Elucidation. (Marriage lawful, p. 39.)
St. Peter was a married apostle, and the traditions of his wife which connect her married life with Rome itself render it most surprising that those who claim to be St. Peter’s successors should denounce the marriage of the clergy as if it were crime. The touching story, borrowed from Clement of Alexandria, is related by Eusebius. “And will they,” says Clement, “reject even the apostles? Peter and Philip, indeed, had children; Philip also gave his daughters in marriage to husbands; and Paul does not demur, in a certain Epistle, to mention his own wife, whom he did not take about with him, in order to expedite his ministry the better.” Of St. Peter and his wife, Eusebius subjoins, “Such was the marriage of these blessed ones, and such was their perfect affection.”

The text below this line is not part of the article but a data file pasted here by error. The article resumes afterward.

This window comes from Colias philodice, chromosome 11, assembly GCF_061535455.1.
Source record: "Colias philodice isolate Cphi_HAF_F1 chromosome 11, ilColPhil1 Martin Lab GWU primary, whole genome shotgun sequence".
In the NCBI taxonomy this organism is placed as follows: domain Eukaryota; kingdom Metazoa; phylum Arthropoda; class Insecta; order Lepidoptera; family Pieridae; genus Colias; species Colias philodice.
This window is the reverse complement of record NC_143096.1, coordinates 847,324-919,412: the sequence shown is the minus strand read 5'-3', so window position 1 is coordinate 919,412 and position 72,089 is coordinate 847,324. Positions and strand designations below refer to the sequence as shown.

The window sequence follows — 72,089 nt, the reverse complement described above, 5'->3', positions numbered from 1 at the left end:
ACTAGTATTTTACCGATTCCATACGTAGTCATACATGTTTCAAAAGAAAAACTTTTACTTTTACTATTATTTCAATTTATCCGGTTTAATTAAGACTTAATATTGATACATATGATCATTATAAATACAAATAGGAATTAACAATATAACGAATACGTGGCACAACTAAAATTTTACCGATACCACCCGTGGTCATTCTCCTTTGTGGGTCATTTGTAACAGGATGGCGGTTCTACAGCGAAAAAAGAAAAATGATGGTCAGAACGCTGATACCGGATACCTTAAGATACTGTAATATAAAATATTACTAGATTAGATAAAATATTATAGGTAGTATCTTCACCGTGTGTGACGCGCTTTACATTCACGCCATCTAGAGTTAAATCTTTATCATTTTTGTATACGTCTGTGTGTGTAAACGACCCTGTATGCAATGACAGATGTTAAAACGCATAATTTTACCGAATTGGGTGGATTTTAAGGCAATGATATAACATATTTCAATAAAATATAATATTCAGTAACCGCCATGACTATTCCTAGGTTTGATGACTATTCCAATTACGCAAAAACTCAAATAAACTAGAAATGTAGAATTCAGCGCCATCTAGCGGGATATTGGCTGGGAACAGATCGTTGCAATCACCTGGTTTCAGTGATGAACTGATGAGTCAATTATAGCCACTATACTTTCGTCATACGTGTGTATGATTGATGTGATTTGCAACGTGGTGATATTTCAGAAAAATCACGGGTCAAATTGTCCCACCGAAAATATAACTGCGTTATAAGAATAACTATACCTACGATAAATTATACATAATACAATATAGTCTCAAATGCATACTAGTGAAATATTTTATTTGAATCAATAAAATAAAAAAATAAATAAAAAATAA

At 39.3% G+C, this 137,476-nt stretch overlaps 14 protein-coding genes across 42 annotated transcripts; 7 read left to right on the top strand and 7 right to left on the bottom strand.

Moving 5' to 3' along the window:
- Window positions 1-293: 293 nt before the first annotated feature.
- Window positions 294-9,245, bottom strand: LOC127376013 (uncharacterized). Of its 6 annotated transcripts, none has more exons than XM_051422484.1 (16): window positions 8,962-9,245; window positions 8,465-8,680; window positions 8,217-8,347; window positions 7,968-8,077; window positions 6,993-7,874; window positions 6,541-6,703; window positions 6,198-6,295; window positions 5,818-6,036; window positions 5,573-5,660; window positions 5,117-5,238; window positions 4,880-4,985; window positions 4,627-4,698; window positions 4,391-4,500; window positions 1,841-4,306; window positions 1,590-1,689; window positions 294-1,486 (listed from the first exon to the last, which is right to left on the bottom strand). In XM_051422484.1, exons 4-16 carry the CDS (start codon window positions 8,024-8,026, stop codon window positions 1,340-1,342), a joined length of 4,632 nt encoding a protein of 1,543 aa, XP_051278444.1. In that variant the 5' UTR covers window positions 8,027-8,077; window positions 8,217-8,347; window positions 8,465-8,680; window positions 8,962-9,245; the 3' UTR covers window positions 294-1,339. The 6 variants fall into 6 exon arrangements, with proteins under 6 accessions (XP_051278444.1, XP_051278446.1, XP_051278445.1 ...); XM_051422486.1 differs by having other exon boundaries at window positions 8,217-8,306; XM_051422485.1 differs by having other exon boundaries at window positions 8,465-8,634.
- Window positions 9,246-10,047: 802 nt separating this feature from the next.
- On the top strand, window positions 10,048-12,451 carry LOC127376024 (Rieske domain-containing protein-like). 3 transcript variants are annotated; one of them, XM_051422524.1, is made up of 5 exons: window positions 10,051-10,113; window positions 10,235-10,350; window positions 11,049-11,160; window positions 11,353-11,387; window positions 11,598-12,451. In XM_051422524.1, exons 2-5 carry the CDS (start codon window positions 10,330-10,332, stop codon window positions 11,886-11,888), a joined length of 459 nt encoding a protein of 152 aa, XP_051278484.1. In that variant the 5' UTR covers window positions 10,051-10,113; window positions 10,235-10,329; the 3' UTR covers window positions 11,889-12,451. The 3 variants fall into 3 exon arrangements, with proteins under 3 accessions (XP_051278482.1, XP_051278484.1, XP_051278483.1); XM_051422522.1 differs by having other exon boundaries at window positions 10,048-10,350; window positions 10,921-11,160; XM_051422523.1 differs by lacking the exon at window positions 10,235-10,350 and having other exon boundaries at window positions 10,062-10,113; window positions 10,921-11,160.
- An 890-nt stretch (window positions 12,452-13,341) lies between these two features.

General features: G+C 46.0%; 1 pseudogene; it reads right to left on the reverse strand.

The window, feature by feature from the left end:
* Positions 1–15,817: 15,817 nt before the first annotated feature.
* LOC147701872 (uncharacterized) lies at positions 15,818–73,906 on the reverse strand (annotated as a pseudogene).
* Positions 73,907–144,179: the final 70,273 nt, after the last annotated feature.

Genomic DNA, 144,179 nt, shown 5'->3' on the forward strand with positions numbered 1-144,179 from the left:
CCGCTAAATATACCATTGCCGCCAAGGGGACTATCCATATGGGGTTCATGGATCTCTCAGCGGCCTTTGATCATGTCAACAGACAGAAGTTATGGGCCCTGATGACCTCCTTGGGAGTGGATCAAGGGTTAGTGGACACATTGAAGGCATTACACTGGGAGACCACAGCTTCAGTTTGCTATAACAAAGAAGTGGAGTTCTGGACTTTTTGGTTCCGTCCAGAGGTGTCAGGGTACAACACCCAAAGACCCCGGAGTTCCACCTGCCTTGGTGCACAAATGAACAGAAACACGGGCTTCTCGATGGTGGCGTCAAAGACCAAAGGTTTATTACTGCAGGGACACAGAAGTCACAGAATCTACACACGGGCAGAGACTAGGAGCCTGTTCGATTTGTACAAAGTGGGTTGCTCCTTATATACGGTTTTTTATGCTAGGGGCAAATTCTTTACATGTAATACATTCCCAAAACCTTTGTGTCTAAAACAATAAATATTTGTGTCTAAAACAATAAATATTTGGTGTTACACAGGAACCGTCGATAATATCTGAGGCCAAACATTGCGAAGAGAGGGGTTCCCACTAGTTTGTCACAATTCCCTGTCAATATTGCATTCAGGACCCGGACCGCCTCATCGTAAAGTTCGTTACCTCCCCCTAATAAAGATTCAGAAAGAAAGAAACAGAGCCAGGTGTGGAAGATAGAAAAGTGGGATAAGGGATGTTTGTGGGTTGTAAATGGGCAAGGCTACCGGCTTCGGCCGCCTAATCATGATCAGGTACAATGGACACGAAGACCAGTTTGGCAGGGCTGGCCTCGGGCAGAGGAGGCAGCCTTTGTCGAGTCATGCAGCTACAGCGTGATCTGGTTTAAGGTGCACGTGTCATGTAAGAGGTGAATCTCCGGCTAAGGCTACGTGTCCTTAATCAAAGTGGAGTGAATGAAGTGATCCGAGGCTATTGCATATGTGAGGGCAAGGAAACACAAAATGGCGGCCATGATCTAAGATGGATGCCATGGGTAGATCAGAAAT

The Easterns to this day perpetuate the marriage of the clergy, and enjoin it; but unmarried men only are chosen to be bishops. Even Rome relaxes her discipline for the Uniats, and hundreds of her priesthood, therefore, live in honourable marriage. Thousands live in secret marriage, but their wives are dishonoured as “concubines.” It was not till the eleventh century that the celibate was enforced. In England it was never successfully imposed; and, though the “priest’s leman” was not called his wife (to the disgrace of the whole system), she was yet honoured (see Chaucer), and often carried herself too proudly.
The enormous evils of an enforced celibacy need not here be remarked upon. The history of Sacerdotal Celibacy, by Henry C. Lea of Philadelphia, is compendious, and can be readily procured by all who wish to understand what it is that this treatise of Tertullian’s orthodoxy may best be used to teach; viz., that we must not be wiser than God, even in our zeal for His service.
See: Book I